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From the Editor

The month of August was fairly eventful from a criminal justice perspective. New York City’s “stop and frisk” policy, under which police officers stopped and searched hundreds of thousands of predominantly black and Hispanic men, was found to be unconstitutional. U.S. Attorney General Eric Holder, Jr. announced that federal prosecutors would no longer seek mandatory minimum sentences for certain low-level, nonviolent drug offenders. And most importantly, the Federal Communications Commission (FCC) finally acted on the Wright petition and voted to cap the cost of interstate prison and jail phone calls nationwide.

In regard to the latter development, as reported in greater detail in this issue of PLN, more than ten years ago Martha Wright filed a lawsuit over the high cost of prison telephone calls, which resulted in a petition for rulemaking being submitted to the FCC. The FCC’s recent order capping interstate prison phone rates is a victory directly attributable to the hard work and efforts of Deborah Golden, Phil Fornaci and Lee Petro, the attorneys who filed the lawsuit and pursued the FCC petition, who have steadfastly advocated for justice for Mrs. Wright.

Kudos also go to the Campaign for Prison Phone Justice, founded in 2011 by Working Narratives, the Center for Media Justice and Prison Legal News with the singular goal of mobilizing and organizing mass support to move the FCC to act on the Wright petition – which had languished for over a decade. Additionally, FCC Chairwoman Mignon Clyburn took special interest in this issue and was instrumental in having the FCC order a cap on prison phone rates. PLN has been engaged in the struggle against exorbitantly-priced prison phone calls since 1992, including a meeting with Chairwoman Clyburn and presenting at a recent FCC workshop on prison phone-related issues. [See: PLN, Aug. 2013, p.26].

The hundreds of prisoners and their family members who contacted the FCC about the high cost of prison phone calls also deserve credit [see: PLN, July 2013, p.34], as do the many other organizations and individuals who advocated for reform of the prison phone industry. The success of the Wright petition campaign shows that with sufficient resources and involvement, significant change can be accomplished even with respect to difficult issues that do not have widespread public support.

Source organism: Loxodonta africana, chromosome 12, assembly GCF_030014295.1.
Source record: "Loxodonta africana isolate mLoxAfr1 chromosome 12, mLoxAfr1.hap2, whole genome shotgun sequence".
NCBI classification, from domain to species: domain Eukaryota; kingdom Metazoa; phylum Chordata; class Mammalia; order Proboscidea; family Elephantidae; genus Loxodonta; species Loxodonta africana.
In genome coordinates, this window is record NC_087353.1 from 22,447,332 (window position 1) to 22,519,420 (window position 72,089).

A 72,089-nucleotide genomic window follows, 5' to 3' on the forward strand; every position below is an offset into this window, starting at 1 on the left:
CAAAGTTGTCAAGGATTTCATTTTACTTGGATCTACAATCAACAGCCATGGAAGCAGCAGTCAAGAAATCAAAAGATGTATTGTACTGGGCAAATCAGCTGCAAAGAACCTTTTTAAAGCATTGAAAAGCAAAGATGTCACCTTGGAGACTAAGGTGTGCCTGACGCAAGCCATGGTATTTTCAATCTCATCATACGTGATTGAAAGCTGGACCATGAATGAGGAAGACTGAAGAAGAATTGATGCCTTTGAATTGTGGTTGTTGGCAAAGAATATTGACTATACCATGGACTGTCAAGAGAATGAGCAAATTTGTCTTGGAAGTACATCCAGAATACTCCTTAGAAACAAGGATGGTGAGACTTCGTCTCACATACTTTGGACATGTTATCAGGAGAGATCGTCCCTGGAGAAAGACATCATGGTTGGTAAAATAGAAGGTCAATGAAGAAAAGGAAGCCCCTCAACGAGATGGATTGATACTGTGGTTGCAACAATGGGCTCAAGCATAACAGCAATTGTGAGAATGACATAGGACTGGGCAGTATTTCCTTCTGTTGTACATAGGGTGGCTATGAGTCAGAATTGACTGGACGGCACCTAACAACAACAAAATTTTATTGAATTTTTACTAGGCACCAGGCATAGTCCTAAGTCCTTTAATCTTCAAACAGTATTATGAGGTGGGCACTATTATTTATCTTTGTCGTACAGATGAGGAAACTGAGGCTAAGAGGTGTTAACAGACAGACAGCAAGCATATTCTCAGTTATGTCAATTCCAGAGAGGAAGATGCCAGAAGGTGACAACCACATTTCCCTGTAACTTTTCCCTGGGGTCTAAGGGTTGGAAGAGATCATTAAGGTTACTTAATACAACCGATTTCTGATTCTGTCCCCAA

While the FCC’s cap on interstate prison phone calls is important, it’s not the end of the struggle but rather the beginning, since interstate calls (those that cross state lines) comprise less than 20% of all prison and jail phone calls. Most calls are local and intrastate. Also, eight states have eliminated “commission” kickbacks by prison phone companies, which means 42 have not – and even in states that forgo kickbacks, that generally only applies to state prisons, not local jails.

We hope that the FCC’s order capping the cost of interstate prison phone calls will spur state public utility commissions across the country to take action on the issue of intrastate prison and jail calls, and cap those rates or eliminate the kickbacks that prison telecom companies give to government agencies in exchange for lucrative monopoly contracts.

In other news, we are finally getting settled into PLN’s new office in Florida and are caught up on book orders. We apologize for any delays or inconvenience caused by our move. We ask that when you contact PLN, please keep your correspondence brief and to the point. It takes staff time to read the letters we receive and determine what the issues are, and it’s easier to miss things like address change requests or subscription inquiries in long, meandering letters.

We periodically conduct sample mailings to introduce potential new subscribers to PLN. Sometimes people do not realize they have received a sample issue, then contact us to inquire why they are not getting additional issues. To continue receiving PLN you need to order a paid subscription. If the label on your issue of PLN has no subscriber code, then it’s a free sample copy and you are not a subscriber. We apologize for any confusion.

Lastly, as the holiday season approaches we have added a new title to PLN’s bookstore: the Guide to GED Preparation. We are also offering the Prisoners’ Guerrilla Handbook to Correspondence Courses in the U.S. and Canada (3rd ed.) at a holiday discount. Buy it between now and the end of the year for only $35.00 instead of $49.99 (plus $6.00 shipping unless your book order is over $50.00). Each copy of the Guerrilla Handbook comes with an updated supplement that indicates any changes since the book was published; e.g., if schools have gone to online courses only, new contact addresses, etc. This title makes a great holiday gift for prisoners who want to learn how to further their education.

Enjoy this issue of PLN and as always, please encourage others to subscribe.

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